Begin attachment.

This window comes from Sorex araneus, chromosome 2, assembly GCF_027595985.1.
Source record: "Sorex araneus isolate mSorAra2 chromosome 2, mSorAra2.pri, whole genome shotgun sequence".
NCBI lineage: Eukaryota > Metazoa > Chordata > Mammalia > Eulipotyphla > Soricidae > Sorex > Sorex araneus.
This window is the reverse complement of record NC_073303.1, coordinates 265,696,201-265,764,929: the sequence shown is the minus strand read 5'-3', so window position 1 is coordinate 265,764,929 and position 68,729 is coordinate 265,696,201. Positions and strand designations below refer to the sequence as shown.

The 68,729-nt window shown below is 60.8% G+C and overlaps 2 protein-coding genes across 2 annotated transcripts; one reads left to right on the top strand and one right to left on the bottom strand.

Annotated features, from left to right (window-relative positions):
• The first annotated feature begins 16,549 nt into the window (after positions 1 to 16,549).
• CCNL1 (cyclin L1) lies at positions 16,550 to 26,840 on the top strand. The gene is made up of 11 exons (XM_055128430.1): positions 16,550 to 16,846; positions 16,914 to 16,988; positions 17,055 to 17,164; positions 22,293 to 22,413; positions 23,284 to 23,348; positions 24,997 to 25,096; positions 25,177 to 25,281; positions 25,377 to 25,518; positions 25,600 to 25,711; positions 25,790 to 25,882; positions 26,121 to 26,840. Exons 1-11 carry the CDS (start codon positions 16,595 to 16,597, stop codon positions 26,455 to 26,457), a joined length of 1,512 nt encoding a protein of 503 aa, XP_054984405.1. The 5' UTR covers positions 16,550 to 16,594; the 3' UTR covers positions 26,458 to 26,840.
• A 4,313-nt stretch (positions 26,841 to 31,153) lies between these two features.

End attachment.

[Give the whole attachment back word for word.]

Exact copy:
This window comes from Sorex araneus, chromosome 2, assembly GCF_027595985.1.
Source record: "Sorex araneus isolate mSorAra2 chromosome 2, mSorAra2.pri, whole genome shotgun sequence".
NCBI lineage: Eukaryota > Metazoa > Chordata > Mammalia > Eulipotyphla > Soricidae > Sorex > Sorex araneus.
This window is the reverse complement of record NC_073303.1, coordinates 265,696,201-265,764,929: the sequence shown is the minus strand read 5'-3', so window position 1 is coordinate 265,764,929 and position 68,729 is coordinate 265,696,201. Positions and strand designations below refer to the sequence as shown.

The 68,729-nt window shown below is 60.8% G+C and overlaps 2 protein-coding genes across 2 annotated transcripts; one reads left to right on the top strand and one right to left on the bottom strand.

Annotated features, from left to right (window-relative positions):
• The first annotated feature begins 16,549 nt into the window (after positions 1 to 16,549).
• CCNL1 (cyclin L1) lies at positions 16,550 to 26,840 on the top strand. The gene is made up of 11 exons (XM_055128430.1): positions 16,550 to 16,846; positions 16,914 to 16,988; positions 17,055 to 17,164; positions 22,293 to 22,413; positions 23,284 to 23,348; positions 24,997 to 25,096; positions 25,177 to 25,281; positions 25,377 to 25,518; positions 25,600 to 25,711; positions 25,790 to 25,882; positions 26,121 to 26,840. Exons 1-11 carry the CDS (start codon positions 16,595 to 16,597, stop codon positions 26,455 to 26,457), a joined length of 1,512 nt encoding a protein of 503 aa, XP_054984405.1. The 5' UTR covers positions 16,550 to 16,594; the 3' UTR covers positions 26,458 to 26,840.
• A 4,313-nt stretch (positions 26,841 to 31,153) lies between these two features.